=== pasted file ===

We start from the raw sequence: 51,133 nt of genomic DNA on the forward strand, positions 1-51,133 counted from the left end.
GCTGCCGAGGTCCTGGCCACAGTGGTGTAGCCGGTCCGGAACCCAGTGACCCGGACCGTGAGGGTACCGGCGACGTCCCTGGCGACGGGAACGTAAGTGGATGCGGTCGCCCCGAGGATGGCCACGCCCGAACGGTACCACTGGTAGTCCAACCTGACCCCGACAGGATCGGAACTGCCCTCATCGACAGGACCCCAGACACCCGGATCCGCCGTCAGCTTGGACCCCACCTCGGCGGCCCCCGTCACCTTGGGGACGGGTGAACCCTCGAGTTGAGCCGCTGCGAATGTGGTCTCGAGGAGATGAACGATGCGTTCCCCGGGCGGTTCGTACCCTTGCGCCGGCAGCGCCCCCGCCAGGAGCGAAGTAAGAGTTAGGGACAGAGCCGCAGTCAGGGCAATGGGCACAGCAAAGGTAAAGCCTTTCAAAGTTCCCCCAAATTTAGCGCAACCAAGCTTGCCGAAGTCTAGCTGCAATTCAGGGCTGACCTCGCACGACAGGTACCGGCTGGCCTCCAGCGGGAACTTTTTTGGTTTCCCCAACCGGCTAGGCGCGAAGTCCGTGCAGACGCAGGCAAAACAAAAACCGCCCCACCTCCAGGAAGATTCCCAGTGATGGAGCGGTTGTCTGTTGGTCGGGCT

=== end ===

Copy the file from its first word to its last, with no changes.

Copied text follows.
We start from the raw sequence: 51,133 nt of genomic DNA on the forward strand, positions 1-51,133 counted from the left end.
GCTGCCGAGGTCCTGGCCACAGTGGTGTAGCCGGTCCGGAACCCAGTGACCCGGACCGTGAGGGTACCGGCGACGTCCCTGGCGACGGGAACGTAAGTGGATGCGGTCGCCCCGAGGATGGCCACGCCCGAACGGTACCACTGGTAGTCCAACCTGACCCCGACAGGATCGGAACTGCCCTCATCGACAGGACCCCAGACACCCGGATCCGCCGTCAGCTTGGACCCCACCTCGGCGGCCCCCGTCACCTTGGGGACGGGTGAACCCTCGAGTTGAGCCGCTGCGAATGTGGTCTCGAGGAGATGAACGATGCGTTCCCCGGGCGGTTCGTACCCTTGCGCCGGCAGCGCCCCCGCCAGGAGCGAAGTAAGAGTTAGGGACAGAGCCGCAGTCAGGGCAATGGGCACAGCAAAGGTAAAGCCTTTCAAAGTTCCCCCAAATTTAGCGCAACCAAGCTTGCCGAAGTCTAGCTGCAATTCAGGGCTGACCTCGCACGACAGGTACCGGCTGGCCTCCAGCGGGAACTTTTTTGGTTTCCCCAACCGGCTAGGCGCGAAGTCCGTGCAGACGCAGGCAAAACAAAAACCGCCCCACCTCCAGGAAGATTCCCAGTGATGGAGCGGTTGTCTGTTGGTCGGGCT